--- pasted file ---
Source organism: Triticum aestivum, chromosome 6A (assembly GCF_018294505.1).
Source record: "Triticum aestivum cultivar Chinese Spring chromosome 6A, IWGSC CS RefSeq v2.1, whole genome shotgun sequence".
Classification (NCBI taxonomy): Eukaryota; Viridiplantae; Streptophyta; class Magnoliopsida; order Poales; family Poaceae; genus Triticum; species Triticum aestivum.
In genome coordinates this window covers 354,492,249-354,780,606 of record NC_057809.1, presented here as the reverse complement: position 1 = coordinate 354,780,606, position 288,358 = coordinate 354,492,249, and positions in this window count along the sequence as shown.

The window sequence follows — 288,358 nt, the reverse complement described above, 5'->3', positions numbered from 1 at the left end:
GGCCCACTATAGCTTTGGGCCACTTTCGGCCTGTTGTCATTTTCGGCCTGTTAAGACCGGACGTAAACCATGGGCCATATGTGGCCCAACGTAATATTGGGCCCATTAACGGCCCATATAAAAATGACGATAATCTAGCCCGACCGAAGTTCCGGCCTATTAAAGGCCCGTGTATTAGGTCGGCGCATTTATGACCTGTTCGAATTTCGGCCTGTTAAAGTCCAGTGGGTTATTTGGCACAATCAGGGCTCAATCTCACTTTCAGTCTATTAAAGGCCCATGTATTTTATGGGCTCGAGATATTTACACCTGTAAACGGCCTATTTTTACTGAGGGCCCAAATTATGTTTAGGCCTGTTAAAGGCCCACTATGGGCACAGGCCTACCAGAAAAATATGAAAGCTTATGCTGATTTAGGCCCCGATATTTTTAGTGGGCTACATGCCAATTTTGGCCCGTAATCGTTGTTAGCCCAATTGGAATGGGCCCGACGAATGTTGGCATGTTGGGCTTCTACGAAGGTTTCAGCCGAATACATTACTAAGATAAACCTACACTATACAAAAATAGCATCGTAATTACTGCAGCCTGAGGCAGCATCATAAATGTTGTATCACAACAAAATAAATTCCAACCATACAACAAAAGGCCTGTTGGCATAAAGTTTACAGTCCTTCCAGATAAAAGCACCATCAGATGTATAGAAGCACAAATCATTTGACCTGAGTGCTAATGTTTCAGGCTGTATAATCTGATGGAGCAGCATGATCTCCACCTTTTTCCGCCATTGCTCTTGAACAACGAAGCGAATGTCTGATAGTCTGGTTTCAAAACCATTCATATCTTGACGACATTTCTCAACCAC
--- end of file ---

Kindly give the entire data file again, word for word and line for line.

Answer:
Source organism: Triticum aestivum, chromosome 6A (assembly GCF_018294505.1).
Source record: "Triticum aestivum cultivar Chinese Spring chromosome 6A, IWGSC CS RefSeq v2.1, whole genome shotgun sequence".
Classification (NCBI taxonomy): Eukaryota; Viridiplantae; Streptophyta; class Magnoliopsida; order Poales; family Poaceae; genus Triticum; species Triticum aestivum.
In genome coordinates this window covers 354,492,249-354,780,606 of record NC_057809.1, presented here as the reverse complement: position 1 = coordinate 354,780,606, position 288,358 = coordinate 354,492,249, and positions in this window count along the sequence as shown.

The window sequence follows — 288,358 nt, the reverse complement described above, 5'->3', positions numbered from 1 at the left end:
GGCCCACTATAGCTTTGGGCCACTTTCGGCCTGTTGTCATTTTCGGCCTGTTAAGACCGGACGTAAACCATGGGCCATATGTGGCCCAACGTAATATTGGGCCCATTAACGGCCCATATAAAAATGACGATAATCTAGCCCGACCGAAGTTCCGGCCTATTAAAGGCCCGTGTATTAGGTCGGCGCATTTATGACCTGTTCGAATTTCGGCCTGTTAAAGTCCAGTGGGTTATTTGGCACAATCAGGGCTCAATCTCACTTTCAGTCTATTAAAGGCCCATGTATTTTATGGGCTCGAGATATTTACACCTGTAAACGGCCTATTTTTACTGAGGGCCCAAATTATGTTTAGGCCTGTTAAAGGCCCACTATGGGCACAGGCCTACCAGAAAAATATGAAAGCTTATGCTGATTTAGGCCCCGATATTTTTAGTGGGCTACATGCCAATTTTGGCCCGTAATCGTTGTTAGCCCAATTGGAATGGGCCCGACGAATGTTGGCATGTTGGGCTTCTACGAAGGTTTCAGCCGAATACATTACTAAGATAAACCTACACTATACAAAAATAGCATCGTAATTACTGCAGCCTGAGGCAGCATCATAAATGTTGTATCACAACAAAATAAATTCCAACCATACAACAAAAGGCCTGTTGGCATAAAGTTTACAGTCCTTCCAGATAAAAGCACCATCAGATGTATAGAAGCACAAATCATTTGACCTGAGTGCTAATGTTTCAGGCTGTATAATCTGATGGAGCAGCATGATCTCCACCTTTTTCCGCCATTGCTCTTGAACAACGAAGCGAATGTCTGATAGTCTGGTTTCAAAACCATTCATATCTTGACGACATTTCTCAACCAC